“Working women deserve equal pay. But at current rates of progress, it will take more than 20 years to close the gender pay gap. That’s just not good enough. We can’t consign yet another generation of women to pay inequality.”

What actions depict this twenty-year timetable?

Twenty years is a staggering timetable for generations of women coming into the workforce to have to look at, and then accept as a normalised inequality, and inequity. Many would argue that starting at what would typically be the end lifecycle of entering the workforce – that is, the workforce itself, is a rather backwards way to tackle this.

It should begin at education.

Female-coded sectors and educational opportunities – nursing, literature, teaching, to name but a few – are not only considerably underpaid, but underfunded, and understaffed. The equal distribution of knowledge and opportunities should not only be afforded at every level, but encouraged; from preschool to the C-Suite.

Unequal funding at university level – with historically male-coded subjects receiving the most (think math, the sciences), creates not only a funnel of pay inequity going into the workforce, with these jobs typically paying higher, but recruitment issues for female-coded sectors going forward.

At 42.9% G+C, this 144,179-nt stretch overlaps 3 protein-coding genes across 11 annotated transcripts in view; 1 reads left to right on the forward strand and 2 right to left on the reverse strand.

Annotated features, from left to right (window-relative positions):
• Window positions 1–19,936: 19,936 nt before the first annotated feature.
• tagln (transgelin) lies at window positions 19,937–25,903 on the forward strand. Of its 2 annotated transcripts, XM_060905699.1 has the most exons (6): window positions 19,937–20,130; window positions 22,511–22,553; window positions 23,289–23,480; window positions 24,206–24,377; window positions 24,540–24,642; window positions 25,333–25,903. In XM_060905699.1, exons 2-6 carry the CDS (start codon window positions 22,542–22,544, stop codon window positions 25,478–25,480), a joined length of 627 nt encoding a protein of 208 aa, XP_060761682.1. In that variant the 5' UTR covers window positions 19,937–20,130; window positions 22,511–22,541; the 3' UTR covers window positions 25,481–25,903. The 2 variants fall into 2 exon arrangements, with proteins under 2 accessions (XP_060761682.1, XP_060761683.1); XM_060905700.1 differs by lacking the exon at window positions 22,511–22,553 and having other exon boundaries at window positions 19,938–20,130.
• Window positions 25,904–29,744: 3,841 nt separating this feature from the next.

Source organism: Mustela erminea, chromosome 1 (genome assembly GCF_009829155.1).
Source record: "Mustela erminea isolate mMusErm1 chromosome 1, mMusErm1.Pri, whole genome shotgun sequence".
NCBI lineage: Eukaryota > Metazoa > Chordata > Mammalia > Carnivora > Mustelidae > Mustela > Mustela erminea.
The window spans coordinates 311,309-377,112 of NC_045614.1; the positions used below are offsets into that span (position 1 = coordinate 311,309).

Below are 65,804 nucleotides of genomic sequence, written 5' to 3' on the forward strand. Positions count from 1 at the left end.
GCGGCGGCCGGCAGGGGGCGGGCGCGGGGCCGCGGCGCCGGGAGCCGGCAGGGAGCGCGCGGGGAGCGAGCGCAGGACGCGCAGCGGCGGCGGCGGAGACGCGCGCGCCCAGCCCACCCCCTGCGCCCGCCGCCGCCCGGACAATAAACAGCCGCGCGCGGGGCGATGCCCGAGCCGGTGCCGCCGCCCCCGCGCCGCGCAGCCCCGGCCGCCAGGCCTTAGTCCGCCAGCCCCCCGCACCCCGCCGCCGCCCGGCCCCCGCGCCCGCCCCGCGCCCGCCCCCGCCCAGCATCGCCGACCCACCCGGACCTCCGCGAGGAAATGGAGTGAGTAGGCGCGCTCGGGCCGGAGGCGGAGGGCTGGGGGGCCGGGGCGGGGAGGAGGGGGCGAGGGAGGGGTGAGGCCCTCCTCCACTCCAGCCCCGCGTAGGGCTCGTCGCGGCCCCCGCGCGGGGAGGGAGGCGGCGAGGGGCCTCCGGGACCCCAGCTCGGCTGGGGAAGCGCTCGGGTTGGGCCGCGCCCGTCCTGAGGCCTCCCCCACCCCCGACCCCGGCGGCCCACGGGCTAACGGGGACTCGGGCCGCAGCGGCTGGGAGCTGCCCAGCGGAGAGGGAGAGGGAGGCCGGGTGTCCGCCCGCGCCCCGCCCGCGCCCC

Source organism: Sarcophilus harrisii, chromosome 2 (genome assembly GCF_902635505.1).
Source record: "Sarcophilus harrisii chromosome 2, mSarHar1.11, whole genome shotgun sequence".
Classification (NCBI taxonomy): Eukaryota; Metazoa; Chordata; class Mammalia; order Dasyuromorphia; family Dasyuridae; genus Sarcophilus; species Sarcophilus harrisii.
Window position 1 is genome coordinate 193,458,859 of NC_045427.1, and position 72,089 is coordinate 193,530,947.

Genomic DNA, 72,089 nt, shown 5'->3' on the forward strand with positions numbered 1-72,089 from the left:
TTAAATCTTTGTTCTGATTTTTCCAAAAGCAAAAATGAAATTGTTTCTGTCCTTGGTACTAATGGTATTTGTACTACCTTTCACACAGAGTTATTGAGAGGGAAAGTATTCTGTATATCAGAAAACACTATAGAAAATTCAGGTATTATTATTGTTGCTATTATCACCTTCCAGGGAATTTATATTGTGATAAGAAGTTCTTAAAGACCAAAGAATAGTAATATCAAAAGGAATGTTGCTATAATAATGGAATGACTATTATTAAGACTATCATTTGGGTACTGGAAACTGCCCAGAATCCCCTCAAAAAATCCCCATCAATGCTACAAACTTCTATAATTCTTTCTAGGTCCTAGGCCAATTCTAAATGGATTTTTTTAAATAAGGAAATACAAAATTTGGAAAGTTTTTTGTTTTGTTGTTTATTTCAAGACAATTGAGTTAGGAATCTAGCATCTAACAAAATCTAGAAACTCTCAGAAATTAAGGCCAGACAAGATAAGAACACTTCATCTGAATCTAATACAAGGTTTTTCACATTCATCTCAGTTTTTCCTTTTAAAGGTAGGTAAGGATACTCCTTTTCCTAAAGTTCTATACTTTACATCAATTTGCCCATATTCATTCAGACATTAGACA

If we look at changing not only how we currently work, but fixing a known inequality at its root, then we not only considerably shorten this timeline, but eradicate its need for future generations.

International Women’s Day was created to highlight female issues, female voices, and female solutions.

Without women, the UK’s workforce (and economy) could not function properly. In 1975, 90% of the women in Iceland went on strike – from work, from childcare, from housework. Banks, schools, shops, factories; all had to close, as the male workforce was forced to take on ‘women’s work’ as well as their paid jobs. The ‘Women’s Day Off’ movement became a watershed moment for equal rights in Iceland.

Many women in the UK – and across the world – still take on the majority of childcare and housework while holding down a job. Yet are consistently underpaid, undermined, and penalised in the workplace for doing so.

Achieving gender equity in the workplace means more than an equal ratio in the workforce, but it is just one of the steps forward that businesses in the UK can take to becoming a positive force for change.